Course: 2024/2025

Calculus I

(15064)

By the end of this content area, students will be able to have:
1. Knowledge and understanding of the mathematical principles of Real Calculus in one variable underlying their branch of engineering.
2. The ability to apply their knowledge and understanding of Real Calculus to identify, formulate and solve mathematical problems using established methods.
3. The ability to select and use appropriate tools and methods of Real Calculus: limits, differentiation, integrals, sequences and series, to solve mathematical problems.
4. The ability to combine theory and practice to solve mathematical problems that require Real Calculus.
5. The ability to understand mathematical methods and procedures of Real Calculus, their area of application and their limitations.

Skills and learning outcomes

CB1. Students have demonstrated possession and understanding of knowledge in an area of study that builds on the foundation of general secondary education, and is usually at a level that, while relying on advanced textbooks, also includes some aspects that involve knowledge from the cutting edge of their field of study.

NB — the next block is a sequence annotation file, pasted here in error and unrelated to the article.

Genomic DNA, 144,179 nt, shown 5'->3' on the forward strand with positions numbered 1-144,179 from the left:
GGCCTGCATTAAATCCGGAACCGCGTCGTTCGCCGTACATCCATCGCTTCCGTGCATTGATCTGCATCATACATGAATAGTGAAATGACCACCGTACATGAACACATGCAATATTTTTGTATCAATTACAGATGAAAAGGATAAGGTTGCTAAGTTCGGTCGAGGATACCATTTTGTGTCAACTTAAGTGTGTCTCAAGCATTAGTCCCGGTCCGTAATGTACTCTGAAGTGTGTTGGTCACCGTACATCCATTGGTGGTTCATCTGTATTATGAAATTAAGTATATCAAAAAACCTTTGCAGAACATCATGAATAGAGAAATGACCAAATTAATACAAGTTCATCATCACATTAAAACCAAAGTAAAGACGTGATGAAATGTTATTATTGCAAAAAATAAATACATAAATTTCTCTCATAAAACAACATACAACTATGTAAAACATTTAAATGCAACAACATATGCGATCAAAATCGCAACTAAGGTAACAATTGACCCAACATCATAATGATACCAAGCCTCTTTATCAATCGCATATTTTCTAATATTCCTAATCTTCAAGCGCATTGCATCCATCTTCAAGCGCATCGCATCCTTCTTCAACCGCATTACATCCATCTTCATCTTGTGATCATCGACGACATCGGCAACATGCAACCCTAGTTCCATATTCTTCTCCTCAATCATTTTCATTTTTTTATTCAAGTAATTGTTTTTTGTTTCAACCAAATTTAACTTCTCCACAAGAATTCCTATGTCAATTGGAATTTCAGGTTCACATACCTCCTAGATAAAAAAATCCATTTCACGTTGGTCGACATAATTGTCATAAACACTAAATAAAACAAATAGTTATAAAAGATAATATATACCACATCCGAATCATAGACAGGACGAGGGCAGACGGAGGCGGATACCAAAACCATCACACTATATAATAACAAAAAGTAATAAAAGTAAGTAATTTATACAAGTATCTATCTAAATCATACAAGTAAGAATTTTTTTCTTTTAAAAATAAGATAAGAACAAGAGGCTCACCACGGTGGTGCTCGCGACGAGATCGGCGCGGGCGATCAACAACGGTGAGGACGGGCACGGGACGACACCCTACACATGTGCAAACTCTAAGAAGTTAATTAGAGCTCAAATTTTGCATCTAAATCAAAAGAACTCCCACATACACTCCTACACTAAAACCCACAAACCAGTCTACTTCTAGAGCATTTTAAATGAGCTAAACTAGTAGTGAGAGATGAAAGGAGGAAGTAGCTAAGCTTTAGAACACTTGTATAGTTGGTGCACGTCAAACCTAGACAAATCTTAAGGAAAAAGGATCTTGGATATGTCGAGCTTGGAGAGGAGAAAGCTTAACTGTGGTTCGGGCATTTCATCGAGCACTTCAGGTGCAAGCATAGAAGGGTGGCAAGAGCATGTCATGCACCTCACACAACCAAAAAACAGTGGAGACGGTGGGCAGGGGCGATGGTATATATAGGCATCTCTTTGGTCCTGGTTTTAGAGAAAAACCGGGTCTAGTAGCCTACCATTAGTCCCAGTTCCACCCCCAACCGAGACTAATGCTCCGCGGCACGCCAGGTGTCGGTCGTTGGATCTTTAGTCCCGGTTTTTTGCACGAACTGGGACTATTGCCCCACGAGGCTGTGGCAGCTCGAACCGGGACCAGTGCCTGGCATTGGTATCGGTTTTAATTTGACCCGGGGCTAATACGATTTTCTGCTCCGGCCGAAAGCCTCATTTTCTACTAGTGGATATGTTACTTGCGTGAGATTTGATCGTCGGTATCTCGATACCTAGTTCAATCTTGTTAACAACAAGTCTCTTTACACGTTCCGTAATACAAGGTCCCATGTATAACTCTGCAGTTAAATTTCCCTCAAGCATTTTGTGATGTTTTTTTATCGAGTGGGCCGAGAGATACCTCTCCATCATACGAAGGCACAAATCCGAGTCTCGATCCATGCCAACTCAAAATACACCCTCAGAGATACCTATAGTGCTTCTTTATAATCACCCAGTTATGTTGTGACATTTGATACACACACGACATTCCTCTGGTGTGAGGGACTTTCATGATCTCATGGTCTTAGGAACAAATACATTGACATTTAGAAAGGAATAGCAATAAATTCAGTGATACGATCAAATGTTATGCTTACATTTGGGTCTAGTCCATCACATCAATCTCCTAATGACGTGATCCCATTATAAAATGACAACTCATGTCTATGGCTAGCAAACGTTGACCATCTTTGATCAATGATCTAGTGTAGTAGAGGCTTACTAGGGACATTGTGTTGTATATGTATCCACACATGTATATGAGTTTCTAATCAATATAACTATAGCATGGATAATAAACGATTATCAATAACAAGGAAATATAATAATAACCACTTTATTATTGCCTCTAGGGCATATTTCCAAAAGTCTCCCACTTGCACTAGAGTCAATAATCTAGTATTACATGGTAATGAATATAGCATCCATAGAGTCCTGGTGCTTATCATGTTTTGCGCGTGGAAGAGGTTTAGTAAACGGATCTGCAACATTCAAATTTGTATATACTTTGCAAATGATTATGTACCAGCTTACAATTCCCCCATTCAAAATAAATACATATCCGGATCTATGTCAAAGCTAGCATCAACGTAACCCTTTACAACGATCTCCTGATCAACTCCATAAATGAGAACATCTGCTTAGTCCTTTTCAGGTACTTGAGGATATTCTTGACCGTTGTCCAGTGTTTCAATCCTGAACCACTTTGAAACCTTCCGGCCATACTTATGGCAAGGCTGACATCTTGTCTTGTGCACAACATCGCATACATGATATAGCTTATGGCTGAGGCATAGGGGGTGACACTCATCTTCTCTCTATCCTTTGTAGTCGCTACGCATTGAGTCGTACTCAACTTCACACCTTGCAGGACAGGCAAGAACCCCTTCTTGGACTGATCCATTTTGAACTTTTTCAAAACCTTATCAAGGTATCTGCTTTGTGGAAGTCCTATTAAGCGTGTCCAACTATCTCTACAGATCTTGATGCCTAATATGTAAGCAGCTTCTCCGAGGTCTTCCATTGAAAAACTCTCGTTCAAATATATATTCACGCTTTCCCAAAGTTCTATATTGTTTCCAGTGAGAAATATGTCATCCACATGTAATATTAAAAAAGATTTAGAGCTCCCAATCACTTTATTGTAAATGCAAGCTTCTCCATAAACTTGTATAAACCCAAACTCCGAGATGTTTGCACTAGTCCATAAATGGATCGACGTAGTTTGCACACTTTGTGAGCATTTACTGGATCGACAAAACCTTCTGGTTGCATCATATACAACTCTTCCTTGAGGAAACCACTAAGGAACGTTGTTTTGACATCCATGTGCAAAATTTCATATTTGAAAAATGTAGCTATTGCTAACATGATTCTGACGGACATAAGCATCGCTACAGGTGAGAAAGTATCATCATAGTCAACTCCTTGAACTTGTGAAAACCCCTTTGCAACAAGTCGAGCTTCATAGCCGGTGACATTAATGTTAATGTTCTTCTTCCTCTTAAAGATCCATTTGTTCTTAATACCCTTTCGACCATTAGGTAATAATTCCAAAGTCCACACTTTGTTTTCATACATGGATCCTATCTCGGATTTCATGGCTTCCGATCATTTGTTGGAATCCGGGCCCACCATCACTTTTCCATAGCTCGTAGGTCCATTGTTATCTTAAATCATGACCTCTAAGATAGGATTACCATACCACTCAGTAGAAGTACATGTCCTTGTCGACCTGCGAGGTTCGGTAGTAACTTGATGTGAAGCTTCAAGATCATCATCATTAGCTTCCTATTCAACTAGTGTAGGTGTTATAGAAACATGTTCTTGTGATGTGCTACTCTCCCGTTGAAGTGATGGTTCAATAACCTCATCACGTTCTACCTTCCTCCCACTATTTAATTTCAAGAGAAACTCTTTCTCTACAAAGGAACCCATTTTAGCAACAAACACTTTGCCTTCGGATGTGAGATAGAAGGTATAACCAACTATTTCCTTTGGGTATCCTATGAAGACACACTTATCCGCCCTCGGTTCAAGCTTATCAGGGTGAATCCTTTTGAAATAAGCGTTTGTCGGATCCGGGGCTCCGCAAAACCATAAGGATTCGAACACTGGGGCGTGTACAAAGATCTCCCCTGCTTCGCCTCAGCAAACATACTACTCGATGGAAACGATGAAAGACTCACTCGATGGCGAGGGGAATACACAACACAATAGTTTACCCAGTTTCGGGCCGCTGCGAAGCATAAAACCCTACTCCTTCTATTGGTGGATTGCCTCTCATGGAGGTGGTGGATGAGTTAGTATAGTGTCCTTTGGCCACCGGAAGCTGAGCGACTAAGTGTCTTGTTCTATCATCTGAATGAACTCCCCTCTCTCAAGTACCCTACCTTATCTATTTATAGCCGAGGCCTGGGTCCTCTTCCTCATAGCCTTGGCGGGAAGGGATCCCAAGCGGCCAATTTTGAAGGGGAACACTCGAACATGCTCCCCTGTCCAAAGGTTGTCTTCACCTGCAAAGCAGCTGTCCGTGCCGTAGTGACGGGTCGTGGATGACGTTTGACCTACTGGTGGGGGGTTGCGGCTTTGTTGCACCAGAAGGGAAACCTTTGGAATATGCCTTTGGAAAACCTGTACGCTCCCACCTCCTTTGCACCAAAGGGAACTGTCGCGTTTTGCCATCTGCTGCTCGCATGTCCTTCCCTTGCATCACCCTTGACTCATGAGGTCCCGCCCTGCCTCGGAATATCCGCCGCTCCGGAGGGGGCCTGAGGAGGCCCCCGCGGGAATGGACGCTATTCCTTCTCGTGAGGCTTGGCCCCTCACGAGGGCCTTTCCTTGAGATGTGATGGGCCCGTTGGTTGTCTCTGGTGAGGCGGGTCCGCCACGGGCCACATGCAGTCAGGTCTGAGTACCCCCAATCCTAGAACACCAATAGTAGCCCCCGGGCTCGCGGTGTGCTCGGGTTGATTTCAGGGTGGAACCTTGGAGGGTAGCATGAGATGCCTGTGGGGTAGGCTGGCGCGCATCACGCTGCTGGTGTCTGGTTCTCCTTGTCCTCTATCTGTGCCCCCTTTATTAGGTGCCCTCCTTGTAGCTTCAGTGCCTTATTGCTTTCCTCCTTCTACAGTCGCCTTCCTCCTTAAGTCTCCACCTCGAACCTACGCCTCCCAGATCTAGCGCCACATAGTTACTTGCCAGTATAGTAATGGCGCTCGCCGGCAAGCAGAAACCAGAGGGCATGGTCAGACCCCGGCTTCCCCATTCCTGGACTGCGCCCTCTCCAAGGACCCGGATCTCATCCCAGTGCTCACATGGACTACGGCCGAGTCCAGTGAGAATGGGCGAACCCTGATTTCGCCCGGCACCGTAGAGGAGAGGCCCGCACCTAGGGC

CB2. Students are able to apply their knowledge to their work or vocation in a professional manner and possess the competences usually demonstrated through the development and defence of arguments and problem solving within their field of study.
CB3. Students have the ability to gather and interpret relevant data (usually within their field of study) in order to make judgements which include reflection on relevant social, scientific or ethical issues.
CB4. Students should be able to communicate information, ideas, problems and solutions to both specialist and non-specialist audiences.
CB5. Students will have developed the learning skills necessary to undertake further study with a high degree of autonomy.
CG1. Analyze, formulate and solve problems with initiative, decision-making, creativity,critical reasoning skills and ability to efficiently communicate and transmit knowledge, skills and abilities in the Energy Engineering field